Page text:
Esper confident about 'readiness' of U.S. troops in Korea
“I can confidently say that we're preserving the 'fight tonight' status readiness that we need on the peninsula with our ROK [Republic of Korea] allies," Esper said, speaking with the Washington-based Brookings Institution think tank Monday on U.S. defense policy amid the coronavirus pandemic.
Esper was asked by Michael O’Hanlon, a defense expert and senior fellow at the Brookings Institution, about the preparation of the U.S. forces on the peninsula amid the coronavirus outbreak and a de facto moratorium of Pyongyang’s nuclear and ICBM tests for a suspension of large-scale Seoul-Washington military exercises as a result of President Donald Trump’s engagement with North Korea.
“It's all about deterring bad behavior, and they've been able to do it and preserve the readiness as a result,” Esper said.
Esper said Gen. Robert Abrams, commander of the U.S. Forces Korea (USFK), has done a “great job” preserving the readiness level of the American troops on the peninsula and credited him for “bold actions” since the beginning of the coronavirus outbreak in Korea in February.
Saying he speaks with Abrams weekly, Esper added that the USFK is in “very good shape.”
However, Esper noted concern that such suspension of U.S. military exercises amid Covid-19 “may have an accumulative impact.”
He continued, “Over time it could accumulate, particularly as we look at how we train with our friends and allies.”
When asked by O’Hanlon if the U.S. troops are capable of coordinating with South Korean units and not losing skills such as being able to “mimic what an actual fight would be like,” Esper replied, “That’s right, we can preserve readiness, our capability.”
Esper continued, “We also augment that capability and that training with off-peninsula forces, resources, so whether it’s a bomber presence, fighter aircraft, of course a naval presence, we bring that as well,” adding, it “doesn’t have to be stationed on the peninsula to do that.”
In late April, the South Korean and U.S. Air Forces conducted combined air exercises without prior announcement. The exercises had previously been suspended in 2019 amid denuclearization negotiations between North Korea and the United States. South Korean F-15K and KF-16 fighter jets U.S. and F-16 fighters took part in the squadron-level exercise, seen as being held amid North Korea’s continued shorter-range missile provocations.
Security experts have expressed concerns over how the latest developments in North Korea could impact Seoul and Washington’s defense cost-sharing negotiations amid uncertainties surrounding Pyongyang and South Korea’s continued reliance on U.S. intelligence.
North Korean leader Kim Jong-un reemerged in the public eye after 20 days through state media Saturday after much speculation over his well-being. The following day, North Korea fired several rounds at a South Korean guard post in the demilitarized zone (DMZ) in Cheorwon County, Gangwon.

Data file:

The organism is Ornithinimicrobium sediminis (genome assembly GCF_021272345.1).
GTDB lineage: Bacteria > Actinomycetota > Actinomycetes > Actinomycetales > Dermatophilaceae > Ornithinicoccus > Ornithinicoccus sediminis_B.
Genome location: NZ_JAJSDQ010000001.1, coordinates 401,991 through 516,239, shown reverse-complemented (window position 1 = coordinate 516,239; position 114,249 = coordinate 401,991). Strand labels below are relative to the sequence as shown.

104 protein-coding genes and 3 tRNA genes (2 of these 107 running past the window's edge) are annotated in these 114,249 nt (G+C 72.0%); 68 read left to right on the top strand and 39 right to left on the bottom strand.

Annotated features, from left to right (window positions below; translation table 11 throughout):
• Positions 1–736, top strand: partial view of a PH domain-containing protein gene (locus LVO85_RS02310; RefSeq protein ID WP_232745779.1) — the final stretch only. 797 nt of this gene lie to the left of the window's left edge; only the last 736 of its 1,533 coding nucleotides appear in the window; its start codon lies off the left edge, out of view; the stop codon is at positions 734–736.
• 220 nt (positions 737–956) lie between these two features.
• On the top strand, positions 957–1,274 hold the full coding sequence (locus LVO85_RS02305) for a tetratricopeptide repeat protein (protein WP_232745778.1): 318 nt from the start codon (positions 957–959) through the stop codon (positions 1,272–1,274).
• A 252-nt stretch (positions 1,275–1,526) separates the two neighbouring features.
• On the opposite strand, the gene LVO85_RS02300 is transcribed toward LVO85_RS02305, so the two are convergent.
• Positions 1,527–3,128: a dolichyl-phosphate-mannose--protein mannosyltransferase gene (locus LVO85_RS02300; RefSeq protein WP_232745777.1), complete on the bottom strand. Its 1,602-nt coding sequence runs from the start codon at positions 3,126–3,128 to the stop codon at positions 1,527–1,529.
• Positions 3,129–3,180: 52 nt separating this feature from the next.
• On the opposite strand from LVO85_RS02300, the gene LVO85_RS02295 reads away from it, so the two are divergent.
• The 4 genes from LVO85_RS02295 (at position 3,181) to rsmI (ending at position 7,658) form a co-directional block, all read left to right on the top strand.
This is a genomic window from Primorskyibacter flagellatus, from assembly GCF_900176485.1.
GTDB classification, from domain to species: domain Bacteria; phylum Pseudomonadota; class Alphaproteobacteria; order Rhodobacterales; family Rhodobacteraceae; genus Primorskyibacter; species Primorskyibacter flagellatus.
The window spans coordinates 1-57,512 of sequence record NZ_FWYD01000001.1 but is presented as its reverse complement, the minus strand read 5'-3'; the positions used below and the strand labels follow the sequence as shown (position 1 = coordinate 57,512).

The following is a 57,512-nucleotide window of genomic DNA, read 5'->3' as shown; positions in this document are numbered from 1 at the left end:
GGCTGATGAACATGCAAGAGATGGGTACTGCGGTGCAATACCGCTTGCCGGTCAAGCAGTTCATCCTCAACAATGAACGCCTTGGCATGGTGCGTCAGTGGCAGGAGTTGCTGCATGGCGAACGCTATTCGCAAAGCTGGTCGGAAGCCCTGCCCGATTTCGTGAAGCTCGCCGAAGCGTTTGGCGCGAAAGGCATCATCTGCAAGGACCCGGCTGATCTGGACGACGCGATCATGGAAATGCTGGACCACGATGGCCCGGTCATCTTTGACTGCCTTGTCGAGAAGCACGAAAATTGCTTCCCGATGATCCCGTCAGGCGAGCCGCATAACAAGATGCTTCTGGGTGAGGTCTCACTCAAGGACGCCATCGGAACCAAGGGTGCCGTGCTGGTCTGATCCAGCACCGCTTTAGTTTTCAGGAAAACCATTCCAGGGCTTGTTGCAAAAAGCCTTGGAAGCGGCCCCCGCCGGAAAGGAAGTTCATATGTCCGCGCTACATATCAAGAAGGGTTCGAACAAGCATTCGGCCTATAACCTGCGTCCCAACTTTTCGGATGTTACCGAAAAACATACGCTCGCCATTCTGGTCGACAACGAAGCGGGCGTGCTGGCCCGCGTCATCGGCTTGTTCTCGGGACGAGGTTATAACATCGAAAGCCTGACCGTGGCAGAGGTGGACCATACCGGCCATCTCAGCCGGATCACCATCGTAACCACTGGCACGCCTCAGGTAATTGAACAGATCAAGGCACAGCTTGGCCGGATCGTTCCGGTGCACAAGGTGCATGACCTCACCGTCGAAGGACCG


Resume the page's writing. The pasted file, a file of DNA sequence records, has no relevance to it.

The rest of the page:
Despite rampant speculation that leader Kim was critically ill or even dead in recent weeks, the South Korean government has consistently maintained that there are “no indications of anything out of the usual.”
However, security experts point out that Seoul relied on U.S. satellites and strategic assets for such accurate analysis.
Such was the case when former North Korean leader Kim Jong-il suffered a stroke in 2008, and South Korean intelligence authorities relied on the U.S. Central Intelligence Agency (CIA) to analyze the situation. Security officials have pointed out that other than human intelligence, or Humint, Seoul continues to largely rely on U.S. reconnaissance and intelligence assets.
Park Won-gon, a professor of international studies at Handong Global University, told the JoongAng Ilbo Monday, “One of the many military capabilities provided by the United States to South Korea is military intelligence. When our government collected information on the movement of Chairman Kim this time around, some reliance on U.S. reconnaissance satellites and intelligence could be seen, so the United States may use this as a card” in the defense cost-sharing talks.
Nam Sung-wook, a unification studies professor at Korea University, said, “As President Trump meticulously calculates the give and take, this current event is a security issue in which South Korea and military showed its dependence on the United States [for intelligence].”
Seoul and Washington have also been struggling to renew their Special Measures Agreement (SMA) on the upkeep of 28,500 U.S. troops stationed in Korea after their previous deal expired at the end of last year. The delay in sealing the 11th SMA and the resulting furlough of some 4,000 Korean personnel working for the USFK has raised concerns about U.S. troop’s readiness posture on the peninsula and security and stability in the Northeast Asia region.
President Trump last month confirmed he had rejected an offer by Seoul to raise its contributions by a reported 13 percent, saying it is not enough.
Trump told Reuters in late April on the SMA negotiations, “They've agreed to pay a lot of money. They're paying a lot more money than they did when I got here.”
Kim Ki-ho, a defense studies professor at Kyonggi University, said, “During Kim Jong-un’s disappearance, the United States employed all of its newest strategic assets and poured many efforts into acquiring intelligence.” He added that Washington is likely to call upon Seoul to bear the burden of such intelligence-sharing as well.
BY SARAH KIM, KIM DA-YOUNG [firstname.lastname@example.org]